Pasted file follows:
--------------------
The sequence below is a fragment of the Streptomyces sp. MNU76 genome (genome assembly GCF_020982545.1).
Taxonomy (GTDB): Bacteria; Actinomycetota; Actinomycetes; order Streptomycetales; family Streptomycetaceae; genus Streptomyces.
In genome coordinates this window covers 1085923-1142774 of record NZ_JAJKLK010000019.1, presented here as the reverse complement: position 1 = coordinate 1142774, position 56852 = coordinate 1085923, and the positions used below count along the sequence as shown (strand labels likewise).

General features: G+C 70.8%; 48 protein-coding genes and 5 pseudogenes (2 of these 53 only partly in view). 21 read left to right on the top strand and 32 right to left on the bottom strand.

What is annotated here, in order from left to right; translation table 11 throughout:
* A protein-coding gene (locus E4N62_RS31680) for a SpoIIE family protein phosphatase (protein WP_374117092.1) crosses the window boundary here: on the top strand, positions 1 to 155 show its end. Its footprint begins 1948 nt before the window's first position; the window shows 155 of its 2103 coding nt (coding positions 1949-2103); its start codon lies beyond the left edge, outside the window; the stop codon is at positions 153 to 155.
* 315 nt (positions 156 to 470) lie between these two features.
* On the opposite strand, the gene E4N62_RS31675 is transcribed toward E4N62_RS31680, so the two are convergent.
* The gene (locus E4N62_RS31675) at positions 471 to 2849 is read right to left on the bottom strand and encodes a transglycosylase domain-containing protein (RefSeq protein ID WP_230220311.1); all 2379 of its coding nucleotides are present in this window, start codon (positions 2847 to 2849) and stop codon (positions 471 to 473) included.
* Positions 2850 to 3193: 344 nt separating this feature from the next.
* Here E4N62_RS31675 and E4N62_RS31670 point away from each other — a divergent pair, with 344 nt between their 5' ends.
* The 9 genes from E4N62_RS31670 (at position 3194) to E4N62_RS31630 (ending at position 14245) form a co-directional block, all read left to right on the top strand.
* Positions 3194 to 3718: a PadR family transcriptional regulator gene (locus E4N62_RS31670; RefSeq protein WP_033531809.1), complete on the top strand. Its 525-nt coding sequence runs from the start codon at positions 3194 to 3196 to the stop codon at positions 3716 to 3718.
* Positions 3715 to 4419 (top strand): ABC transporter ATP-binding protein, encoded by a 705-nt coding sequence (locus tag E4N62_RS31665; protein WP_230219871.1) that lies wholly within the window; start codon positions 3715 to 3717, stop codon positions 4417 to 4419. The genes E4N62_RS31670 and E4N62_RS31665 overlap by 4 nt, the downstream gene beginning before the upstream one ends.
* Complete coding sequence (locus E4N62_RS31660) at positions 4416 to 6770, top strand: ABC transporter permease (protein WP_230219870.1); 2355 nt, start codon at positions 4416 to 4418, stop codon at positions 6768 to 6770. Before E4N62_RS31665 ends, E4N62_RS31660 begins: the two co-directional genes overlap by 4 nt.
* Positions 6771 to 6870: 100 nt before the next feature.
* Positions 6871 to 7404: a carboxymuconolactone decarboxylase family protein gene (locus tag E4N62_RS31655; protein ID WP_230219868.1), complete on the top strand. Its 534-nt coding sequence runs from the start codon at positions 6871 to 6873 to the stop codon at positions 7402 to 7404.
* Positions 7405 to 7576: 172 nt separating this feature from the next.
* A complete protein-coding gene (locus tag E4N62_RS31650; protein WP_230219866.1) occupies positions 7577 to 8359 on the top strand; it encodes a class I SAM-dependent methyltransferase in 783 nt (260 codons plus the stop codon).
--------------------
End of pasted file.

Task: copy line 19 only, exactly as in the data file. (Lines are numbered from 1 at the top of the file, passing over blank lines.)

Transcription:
* A complete protein-coding gene (locus tag E4N62_RS31650; protein WP_230219866.1) occupies positions 7577 to 8359 on the top strand; it encodes a class I SAM-dependent methyltransferase in 783 nt (260 codons plus the stop codon).